In addition to the numerous metabolic problems (e.g. diabetes) associated with obesity, we can add problems with lung function. For example sleep apnea, a condition in which a person repeatedly awakens from sleep because of breathing problems is significantly associated with obesity. Other than this type of problem, which seems to be associated with mechanical restrictions, researchers question whether obesity, particularly abdominal obesity, is related to decreased lung functioning and whether such decreases are reversible if a person becomes less obese. Further, if excess fat around the middle is the issue, does it matter if that fat is subcutaneous (just under the skin) or visceral (around the abdominal organs).
A group of researchers led by Dr. Eun Kyung Choe from Seoul National University Hospital Healthcare System Gangnam Center, Seoul, South Korea, studied the association between abdominal obesity and lung function — their study published in PLOS One. These investigators used clinical records from about 1100 adult Korean people — 428 men — assessing them at baseline and following them for about 3 years. All were healthy at the beginning of the study, and all were non-smokers who had never smoked.
As part of general health exams, these individuals had computed tomography (CT scans) which allowed the researchers to directly measure their body fat, and in particular to assess the amount of abdominal fat that was subcutaneous or visceral. In addition to several metabolic parameters, the researchers also had information on 2 measures of lung function — 1 second forced expiratory volume (FEV1) and forced vital capacity (FVC). FEV1 is the amount of air one can exhale in one second after taking a deep breath. FVC is the total amount of air one can exhale (for as long as exhalation lasts) after taking a deep breath. These measures are used, as well as their ratio (FEV1: FVC) to help diagnose lung diseases like emphysema and chronic bronchitis.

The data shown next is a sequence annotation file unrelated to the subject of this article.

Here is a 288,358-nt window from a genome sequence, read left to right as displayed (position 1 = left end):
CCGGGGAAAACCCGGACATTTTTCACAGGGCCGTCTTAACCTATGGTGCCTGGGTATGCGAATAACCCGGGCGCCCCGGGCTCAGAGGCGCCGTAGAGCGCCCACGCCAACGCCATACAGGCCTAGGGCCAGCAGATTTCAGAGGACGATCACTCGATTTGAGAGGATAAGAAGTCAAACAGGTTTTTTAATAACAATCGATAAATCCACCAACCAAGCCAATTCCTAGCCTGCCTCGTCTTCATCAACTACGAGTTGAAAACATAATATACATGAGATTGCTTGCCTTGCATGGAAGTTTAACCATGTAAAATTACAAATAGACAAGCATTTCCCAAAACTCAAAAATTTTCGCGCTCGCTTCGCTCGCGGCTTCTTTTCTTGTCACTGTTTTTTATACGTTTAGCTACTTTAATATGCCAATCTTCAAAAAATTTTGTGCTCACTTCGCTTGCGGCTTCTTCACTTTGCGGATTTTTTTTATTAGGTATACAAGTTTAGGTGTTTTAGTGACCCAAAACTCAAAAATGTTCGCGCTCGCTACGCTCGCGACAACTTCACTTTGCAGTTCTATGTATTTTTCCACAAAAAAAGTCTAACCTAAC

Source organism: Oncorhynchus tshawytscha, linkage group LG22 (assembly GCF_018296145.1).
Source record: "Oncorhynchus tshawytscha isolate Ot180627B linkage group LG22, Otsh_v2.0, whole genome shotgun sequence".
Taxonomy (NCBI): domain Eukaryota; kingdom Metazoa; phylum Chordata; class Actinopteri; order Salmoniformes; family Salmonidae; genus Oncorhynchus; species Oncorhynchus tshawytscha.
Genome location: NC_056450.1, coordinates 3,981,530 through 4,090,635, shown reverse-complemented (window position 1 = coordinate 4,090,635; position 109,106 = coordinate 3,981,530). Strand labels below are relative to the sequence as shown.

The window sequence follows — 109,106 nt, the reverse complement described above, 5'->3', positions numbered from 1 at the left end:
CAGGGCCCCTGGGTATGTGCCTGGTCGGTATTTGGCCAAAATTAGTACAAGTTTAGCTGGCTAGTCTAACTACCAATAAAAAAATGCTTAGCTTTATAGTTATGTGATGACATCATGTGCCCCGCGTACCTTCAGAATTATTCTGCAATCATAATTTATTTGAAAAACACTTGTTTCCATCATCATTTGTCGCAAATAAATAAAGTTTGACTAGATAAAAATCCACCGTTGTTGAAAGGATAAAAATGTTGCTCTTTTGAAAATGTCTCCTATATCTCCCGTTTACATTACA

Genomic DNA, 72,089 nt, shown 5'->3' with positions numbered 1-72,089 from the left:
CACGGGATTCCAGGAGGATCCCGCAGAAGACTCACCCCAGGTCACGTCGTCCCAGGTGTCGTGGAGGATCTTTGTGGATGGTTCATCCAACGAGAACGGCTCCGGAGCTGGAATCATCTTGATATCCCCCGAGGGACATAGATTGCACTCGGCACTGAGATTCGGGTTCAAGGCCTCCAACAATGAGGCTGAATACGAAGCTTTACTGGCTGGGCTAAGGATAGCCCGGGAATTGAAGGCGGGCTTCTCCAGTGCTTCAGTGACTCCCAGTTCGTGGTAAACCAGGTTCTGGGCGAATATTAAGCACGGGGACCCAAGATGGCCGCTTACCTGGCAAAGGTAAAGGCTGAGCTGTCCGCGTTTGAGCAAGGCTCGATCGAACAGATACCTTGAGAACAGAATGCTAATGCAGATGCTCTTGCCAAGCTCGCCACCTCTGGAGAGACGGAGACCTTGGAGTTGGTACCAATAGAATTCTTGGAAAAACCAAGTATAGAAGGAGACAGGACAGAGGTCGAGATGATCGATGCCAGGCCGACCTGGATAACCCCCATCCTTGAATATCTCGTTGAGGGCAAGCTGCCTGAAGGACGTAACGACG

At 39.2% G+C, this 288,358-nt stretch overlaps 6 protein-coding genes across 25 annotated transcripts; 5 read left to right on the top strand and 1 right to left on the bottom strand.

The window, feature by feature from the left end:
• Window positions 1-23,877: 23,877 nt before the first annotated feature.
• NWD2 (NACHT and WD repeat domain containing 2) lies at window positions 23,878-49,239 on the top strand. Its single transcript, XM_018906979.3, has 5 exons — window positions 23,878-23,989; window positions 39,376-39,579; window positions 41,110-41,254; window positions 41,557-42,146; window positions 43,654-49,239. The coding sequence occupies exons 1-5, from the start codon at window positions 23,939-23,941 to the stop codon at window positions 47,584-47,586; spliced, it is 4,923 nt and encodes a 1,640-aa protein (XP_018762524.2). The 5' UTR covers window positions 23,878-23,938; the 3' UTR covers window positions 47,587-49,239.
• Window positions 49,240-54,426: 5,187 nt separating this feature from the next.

Initially, they found that the amounts of total adipose tissue (TAT) and visceral adipose tissue (VAT) were inversely and significantly associated with both FEV1 and FVC. Then, after about 3 years of follow-up, the measures were repeated. And, as shown in the figure below, as the amount of VAT decreased in men (blue circles) so did both FVC and FEV1; but the same wasn't true for women. In contrast, the association between abdominal SAT and these measures of improved lung function were not significant. The authors suggested that the changes in lung function associated with decreases in VAT might be due to mechanical differences, e.g. less pressure on the diaphragm, and/or due to the greater propensity of the VAT to release inflammatory cytokines which could trigger systemic inflammation.
Thus, yet another aspect of the ill effects of obesity has been supported, and it will be important to replicate these results in other populations. Such data would be important in directing future clinical testing and treatment.